(Corrects to say million not billion in final paragraph.)(Theauthor is a Reuters Breakingviews columnist. The opinionsexpressed are his own.)
By Daniel Indiviglio
WASHINGTON, Oct 8 (Reuters Breakingviews) - Wal-Martand American Express have teamed up for a useful kind offinancial innovation. The Bluebird card they unveiled on Mondaytargets Americans lacking access to many banking services. Itmay also tempt other customers with a model that's neithercredit nor typical debit. But with deposits uninsured,regulators will have to watch closely.
Bluebird presents a new option for often poorer consumerswho can't easily borrow or obtain affordable, traditionalbanking. It lets them reap many benefits of checking, includingmobile transactions, a debit card and even check writing in2013, with few of the associated costs. Those who directlydeposit some portion of their paychecks can avoid virtually anyfees.
It's a smooth move by Wal-Mart. First, the mega-retailer isprobably cutting its interchange costs. The partners aren'tdisclosing financial terms, but it seems unlikely Wal-Mart wouldpay as much as it does to other card issuers. And with itscashiers essentially becoming Bluebird tellers, it should helpthe company rack up extra sales when customers visit stores toconduct financial transactions.
Although Amex may collect fewer transaction fees fromWal-Mart than other retailers, Bluebird also could quicklybecome one of the discount giant's biggest payment sources.That's a mostly new customer base for Amex, which has longfocused on higher-income customers. The light fee structure willeven appeal to Americans fed up with bloated bank costs andtranslate into still more interchange revenue with negligiblecredit risk.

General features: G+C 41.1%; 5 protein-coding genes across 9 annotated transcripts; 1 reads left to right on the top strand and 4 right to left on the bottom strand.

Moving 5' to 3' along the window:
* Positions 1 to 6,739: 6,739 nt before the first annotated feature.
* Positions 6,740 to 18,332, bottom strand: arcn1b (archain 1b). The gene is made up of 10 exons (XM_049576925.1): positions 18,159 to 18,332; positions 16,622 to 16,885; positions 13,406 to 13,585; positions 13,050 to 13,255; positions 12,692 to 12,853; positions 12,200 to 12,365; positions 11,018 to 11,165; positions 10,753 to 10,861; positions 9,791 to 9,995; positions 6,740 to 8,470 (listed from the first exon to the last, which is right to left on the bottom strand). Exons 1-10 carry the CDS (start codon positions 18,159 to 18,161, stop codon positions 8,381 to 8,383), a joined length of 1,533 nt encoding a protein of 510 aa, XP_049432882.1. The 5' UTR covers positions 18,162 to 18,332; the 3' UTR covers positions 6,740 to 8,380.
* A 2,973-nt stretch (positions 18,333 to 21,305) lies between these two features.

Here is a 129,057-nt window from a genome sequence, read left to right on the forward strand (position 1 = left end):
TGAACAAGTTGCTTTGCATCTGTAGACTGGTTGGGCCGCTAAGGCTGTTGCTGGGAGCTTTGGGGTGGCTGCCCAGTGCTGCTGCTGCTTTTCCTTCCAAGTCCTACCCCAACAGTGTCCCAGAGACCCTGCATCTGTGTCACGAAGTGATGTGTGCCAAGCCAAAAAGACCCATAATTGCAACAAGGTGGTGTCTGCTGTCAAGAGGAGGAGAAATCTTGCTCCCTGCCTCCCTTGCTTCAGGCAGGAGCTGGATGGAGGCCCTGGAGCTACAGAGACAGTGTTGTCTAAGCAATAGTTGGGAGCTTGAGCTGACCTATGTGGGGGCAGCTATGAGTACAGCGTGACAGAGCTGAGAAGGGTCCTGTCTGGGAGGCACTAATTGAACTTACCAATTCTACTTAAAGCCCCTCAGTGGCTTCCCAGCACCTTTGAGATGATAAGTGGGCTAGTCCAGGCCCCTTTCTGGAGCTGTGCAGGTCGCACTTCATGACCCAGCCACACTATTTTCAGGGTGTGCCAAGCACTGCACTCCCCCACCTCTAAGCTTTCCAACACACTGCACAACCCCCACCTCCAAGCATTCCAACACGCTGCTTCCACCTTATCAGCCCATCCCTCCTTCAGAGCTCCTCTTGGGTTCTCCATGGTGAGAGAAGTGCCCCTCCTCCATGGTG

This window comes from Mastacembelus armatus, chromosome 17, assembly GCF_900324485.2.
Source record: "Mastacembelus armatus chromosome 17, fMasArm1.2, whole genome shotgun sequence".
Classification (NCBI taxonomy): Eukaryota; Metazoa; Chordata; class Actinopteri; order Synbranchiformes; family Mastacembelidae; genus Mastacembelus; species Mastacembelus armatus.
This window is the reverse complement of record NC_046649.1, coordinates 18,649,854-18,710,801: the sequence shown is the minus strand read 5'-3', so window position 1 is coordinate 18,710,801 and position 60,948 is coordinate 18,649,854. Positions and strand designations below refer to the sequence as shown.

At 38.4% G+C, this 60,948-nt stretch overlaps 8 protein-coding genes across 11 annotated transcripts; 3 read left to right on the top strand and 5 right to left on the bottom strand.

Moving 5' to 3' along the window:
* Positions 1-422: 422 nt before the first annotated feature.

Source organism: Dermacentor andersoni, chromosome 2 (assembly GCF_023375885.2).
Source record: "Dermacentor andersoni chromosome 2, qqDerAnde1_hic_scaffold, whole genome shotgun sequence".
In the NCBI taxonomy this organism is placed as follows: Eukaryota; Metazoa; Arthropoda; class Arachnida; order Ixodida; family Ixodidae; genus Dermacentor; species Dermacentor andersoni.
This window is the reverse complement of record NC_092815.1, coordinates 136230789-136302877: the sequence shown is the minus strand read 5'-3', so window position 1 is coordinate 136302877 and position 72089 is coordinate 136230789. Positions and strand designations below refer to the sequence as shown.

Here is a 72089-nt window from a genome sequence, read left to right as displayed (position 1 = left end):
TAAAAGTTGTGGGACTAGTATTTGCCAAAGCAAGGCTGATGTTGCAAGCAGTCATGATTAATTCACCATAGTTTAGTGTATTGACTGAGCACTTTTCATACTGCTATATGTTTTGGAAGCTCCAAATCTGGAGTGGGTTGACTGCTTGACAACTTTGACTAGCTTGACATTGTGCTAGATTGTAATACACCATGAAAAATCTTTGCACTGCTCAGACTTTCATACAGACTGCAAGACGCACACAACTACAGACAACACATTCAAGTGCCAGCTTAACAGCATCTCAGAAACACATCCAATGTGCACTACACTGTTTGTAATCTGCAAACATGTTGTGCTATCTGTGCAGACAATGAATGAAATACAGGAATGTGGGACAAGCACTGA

While Bluebird's unusual design helps it to fall between thecracks of existing financial products and services, it means thesame is also essentially true when it comes to oversight.Deposits will be backed 100 percent by Amex assets, but they'renot federally insured like most U.S. checking accounts. Andwhile the Federal Reserve regulates Amex, the Federal DepositInsurance Corp is the more traditional protector of customerfunds.
Bluebird also falls into a somewhat fuzzy area involvingstate banking authorities and the Consumer Financial ProtectionBureau. Of course, Amex just struck a deal last week with thenewly created agency to pay $112 million in fines and refunds to250,000 cardholders to settle allegations of deceptivepractices. It's all the more reason for financial watchdogs -and consumers - to remain cautious about anything like Bluebirdthat seems too good to be true.
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- Wal-Mart Stores and American Express said on Oct. 8 theywere teaming up to offer a prepaid debit card in an effort toprovide financial services to U.S. consumers who often don'thave access to traditional bank accounts. The companies callBluebird a checking and debit card alternative.
- Customers will be able to deposit cash with Wal-Martcashiers, as well as use online and mobile services to checktheir account, pay bills, deposit checks and transfer funds. Thenew card can be used for purchases at any retailer that acceptsAmerican Express. In early 2013, customers will also be able towrite checks for their account.
- The Bluebird card will have no periodic, activation ordeposit charges, the companies said. While withdrawal fees willbe waived at 22,000 Moneypass Network ATMs for customers whodirect deposit at least a portion of their paycheck into theirBluebird account, others will pay a $2 transaction fee withinthe network. All customers would pay that fee outside thenetwork along with any applicable third-party ATM fees.
- The card will also come with some typical American Expressbenefits like purchase protection, roadside assistance and fraudprotection.
- Reuters: Wal-Mart, Amex team up on card for lower-incomeshoppers
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(Editing by Jeffrey Goldfarb and Martin Langfield)
Keywords: BREAKINGVIEWS USA/WALMART AMEX